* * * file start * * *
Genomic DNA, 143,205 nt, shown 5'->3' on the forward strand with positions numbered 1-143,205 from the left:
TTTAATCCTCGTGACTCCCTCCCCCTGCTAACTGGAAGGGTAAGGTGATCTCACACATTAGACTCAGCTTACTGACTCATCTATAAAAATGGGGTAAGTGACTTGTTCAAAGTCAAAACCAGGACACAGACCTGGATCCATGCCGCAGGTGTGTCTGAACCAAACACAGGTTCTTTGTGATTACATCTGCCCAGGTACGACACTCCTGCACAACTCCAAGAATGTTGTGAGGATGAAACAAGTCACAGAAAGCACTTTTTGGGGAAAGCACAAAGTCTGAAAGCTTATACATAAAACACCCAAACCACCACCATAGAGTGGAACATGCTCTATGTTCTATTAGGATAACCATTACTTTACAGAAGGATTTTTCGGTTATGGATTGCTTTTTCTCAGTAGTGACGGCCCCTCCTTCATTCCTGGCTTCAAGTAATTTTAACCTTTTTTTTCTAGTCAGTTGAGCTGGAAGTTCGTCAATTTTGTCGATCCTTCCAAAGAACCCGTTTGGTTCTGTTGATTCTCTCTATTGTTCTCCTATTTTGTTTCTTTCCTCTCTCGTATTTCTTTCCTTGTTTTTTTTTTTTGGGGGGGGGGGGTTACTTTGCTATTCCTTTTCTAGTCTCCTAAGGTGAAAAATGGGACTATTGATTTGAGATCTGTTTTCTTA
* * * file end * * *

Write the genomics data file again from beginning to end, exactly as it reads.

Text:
Genomic DNA, 143,205 nt, shown 5'->3' on the forward strand with positions numbered 1-143,205 from the left:
TTTAATCCTCGTGACTCCCTCCCCCTGCTAACTGGAAGGGTAAGGTGATCTCACACATTAGACTCAGCTTACTGACTCATCTATAAAAATGGGGTAAGTGACTTGTTCAAAGTCAAAACCAGGACACAGACCTGGATCCATGCCGCAGGTGTGTCTGAACCAAACACAGGTTCTTTGTGATTACATCTGCCCAGGTACGACACTCCTGCACAACTCCAAGAATGTTGTGAGGATGAAACAAGTCACAGAAAGCACTTTTTGGGGAAAGCACAAAGTCTGAAAGCTTATACATAAAACACCCAAACCACCACCATAGAGTGGAACATGCTCTATGTTCTATTAGGATAACCATTACTTTACAGAAGGATTTTTCGGTTATGGATTGCTTTTTCTCAGTAGTGACGGCCCCTCCTTCATTCCTGGCTTCAAGTAATTTTAACCTTTTTTTTCTAGTCAGTTGAGCTGGAAGTTCGTCAATTTTGTCGATCCTTCCAAAGAACCCGTTTGGTTCTGTTGATTCTCTCTATTGTTCTCCTATTTTGTTTCTTTCCTCTCTCGTATTTCTTTCCTTGTTTTTTTTTTTTGGGGGGGGGGGGTTACTTTGCTATTCCTTTTCTAGTCTCCTAAGGTGAAAAATGGGACTATTGATTTGAGATCTGTTTTCTTA